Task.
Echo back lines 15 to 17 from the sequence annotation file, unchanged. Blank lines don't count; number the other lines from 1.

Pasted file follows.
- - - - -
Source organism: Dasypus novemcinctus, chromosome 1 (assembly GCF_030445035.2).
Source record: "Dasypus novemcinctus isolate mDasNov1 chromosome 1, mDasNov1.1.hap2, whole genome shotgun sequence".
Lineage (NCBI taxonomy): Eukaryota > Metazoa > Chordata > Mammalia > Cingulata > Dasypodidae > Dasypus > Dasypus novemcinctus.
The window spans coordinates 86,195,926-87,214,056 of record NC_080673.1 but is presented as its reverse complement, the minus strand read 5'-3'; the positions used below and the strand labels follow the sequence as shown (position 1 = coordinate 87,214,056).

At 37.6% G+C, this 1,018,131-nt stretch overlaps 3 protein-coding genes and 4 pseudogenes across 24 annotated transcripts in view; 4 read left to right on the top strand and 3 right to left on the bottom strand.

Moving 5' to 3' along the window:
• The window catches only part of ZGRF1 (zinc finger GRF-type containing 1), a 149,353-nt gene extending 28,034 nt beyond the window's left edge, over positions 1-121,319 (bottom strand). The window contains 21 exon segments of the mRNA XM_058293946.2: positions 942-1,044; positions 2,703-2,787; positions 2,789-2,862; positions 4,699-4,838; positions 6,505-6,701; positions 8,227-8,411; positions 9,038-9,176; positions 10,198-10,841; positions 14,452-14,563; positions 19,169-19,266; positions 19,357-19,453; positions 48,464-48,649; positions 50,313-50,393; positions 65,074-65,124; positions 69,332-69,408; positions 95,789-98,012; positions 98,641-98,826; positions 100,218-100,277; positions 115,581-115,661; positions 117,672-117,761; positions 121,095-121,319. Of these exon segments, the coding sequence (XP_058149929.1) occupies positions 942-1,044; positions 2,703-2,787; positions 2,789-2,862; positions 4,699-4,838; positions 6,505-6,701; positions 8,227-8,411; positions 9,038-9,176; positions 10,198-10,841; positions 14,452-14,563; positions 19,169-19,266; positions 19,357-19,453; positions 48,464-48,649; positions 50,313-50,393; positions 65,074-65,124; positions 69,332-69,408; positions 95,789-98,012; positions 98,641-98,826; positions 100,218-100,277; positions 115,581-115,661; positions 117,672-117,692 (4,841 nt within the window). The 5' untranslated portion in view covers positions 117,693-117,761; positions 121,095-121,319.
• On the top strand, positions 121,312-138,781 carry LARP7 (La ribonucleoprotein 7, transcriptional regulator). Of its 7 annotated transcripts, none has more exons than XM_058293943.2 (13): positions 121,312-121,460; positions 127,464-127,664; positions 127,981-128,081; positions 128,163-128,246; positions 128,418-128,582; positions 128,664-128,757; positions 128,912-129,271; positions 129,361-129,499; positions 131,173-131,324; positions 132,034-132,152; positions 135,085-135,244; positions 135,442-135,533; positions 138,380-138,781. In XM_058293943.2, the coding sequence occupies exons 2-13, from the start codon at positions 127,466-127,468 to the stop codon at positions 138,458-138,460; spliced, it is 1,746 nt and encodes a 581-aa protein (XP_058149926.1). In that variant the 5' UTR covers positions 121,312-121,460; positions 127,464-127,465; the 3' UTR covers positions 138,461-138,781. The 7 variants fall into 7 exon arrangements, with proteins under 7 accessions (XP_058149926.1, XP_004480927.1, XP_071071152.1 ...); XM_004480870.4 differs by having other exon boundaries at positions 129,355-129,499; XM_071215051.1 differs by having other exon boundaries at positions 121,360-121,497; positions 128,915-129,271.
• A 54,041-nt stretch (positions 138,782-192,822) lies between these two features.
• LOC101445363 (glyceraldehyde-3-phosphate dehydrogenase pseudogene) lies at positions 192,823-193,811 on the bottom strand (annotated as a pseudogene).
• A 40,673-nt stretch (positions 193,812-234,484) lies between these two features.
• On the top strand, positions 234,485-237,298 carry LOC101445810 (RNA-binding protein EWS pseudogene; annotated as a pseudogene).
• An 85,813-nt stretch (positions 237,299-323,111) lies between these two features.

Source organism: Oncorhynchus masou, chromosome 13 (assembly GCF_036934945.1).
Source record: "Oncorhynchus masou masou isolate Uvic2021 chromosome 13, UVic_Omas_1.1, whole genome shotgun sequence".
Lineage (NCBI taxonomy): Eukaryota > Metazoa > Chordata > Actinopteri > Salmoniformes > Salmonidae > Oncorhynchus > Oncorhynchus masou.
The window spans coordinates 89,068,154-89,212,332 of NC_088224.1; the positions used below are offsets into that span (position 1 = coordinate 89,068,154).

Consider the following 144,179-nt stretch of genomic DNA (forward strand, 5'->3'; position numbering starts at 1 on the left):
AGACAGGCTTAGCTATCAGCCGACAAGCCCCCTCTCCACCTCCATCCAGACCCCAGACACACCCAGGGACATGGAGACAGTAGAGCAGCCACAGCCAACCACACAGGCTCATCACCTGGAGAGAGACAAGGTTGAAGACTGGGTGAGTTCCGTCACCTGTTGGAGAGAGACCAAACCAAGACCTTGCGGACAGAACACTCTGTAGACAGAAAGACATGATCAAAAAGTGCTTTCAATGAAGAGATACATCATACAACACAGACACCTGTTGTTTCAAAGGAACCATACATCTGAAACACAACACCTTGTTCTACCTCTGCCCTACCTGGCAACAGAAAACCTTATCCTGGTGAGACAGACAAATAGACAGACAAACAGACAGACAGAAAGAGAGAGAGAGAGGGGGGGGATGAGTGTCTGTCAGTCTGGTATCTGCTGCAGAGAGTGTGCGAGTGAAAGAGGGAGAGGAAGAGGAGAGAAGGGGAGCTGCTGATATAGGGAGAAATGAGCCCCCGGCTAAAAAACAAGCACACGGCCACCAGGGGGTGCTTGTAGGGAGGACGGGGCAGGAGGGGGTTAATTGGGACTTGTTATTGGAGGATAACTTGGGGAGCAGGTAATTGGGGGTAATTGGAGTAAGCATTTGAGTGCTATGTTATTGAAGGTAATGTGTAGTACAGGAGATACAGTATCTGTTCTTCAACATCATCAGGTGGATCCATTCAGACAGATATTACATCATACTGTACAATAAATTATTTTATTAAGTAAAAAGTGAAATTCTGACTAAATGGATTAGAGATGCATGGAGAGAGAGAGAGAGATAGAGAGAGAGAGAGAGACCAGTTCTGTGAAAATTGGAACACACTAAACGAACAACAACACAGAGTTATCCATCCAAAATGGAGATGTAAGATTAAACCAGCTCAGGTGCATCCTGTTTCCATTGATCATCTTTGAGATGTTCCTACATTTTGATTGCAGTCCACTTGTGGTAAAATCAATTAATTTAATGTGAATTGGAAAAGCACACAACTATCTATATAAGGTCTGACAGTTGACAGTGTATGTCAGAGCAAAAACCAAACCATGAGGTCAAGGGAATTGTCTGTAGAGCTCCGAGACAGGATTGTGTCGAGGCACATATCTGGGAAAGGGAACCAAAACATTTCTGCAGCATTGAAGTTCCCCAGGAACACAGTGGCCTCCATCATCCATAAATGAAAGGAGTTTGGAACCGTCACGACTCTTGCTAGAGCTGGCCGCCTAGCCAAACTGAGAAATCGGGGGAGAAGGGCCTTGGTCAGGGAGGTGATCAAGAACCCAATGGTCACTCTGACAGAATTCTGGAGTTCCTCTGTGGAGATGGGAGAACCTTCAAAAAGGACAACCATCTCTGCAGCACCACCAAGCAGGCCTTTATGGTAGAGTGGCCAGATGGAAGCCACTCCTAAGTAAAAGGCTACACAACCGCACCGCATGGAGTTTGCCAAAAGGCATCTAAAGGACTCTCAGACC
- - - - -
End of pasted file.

Source record: "Oncorhynchus masou masou isolate Uvic2021 chromosome 13, UVic_Omas_1.1, whole genome shotgun sequence".
Lineage (NCBI taxonomy): Eukaryota > Metazoa > Chordata > Actinopteri > Salmoniformes > Salmonidae > Oncorhynchus > Oncorhynchus masou.
The window spans coordinates 89,068,154-89,212,332 of NC_088224.1; the positions used below are offsets into that span (position 1 = coordinate 89,068,154).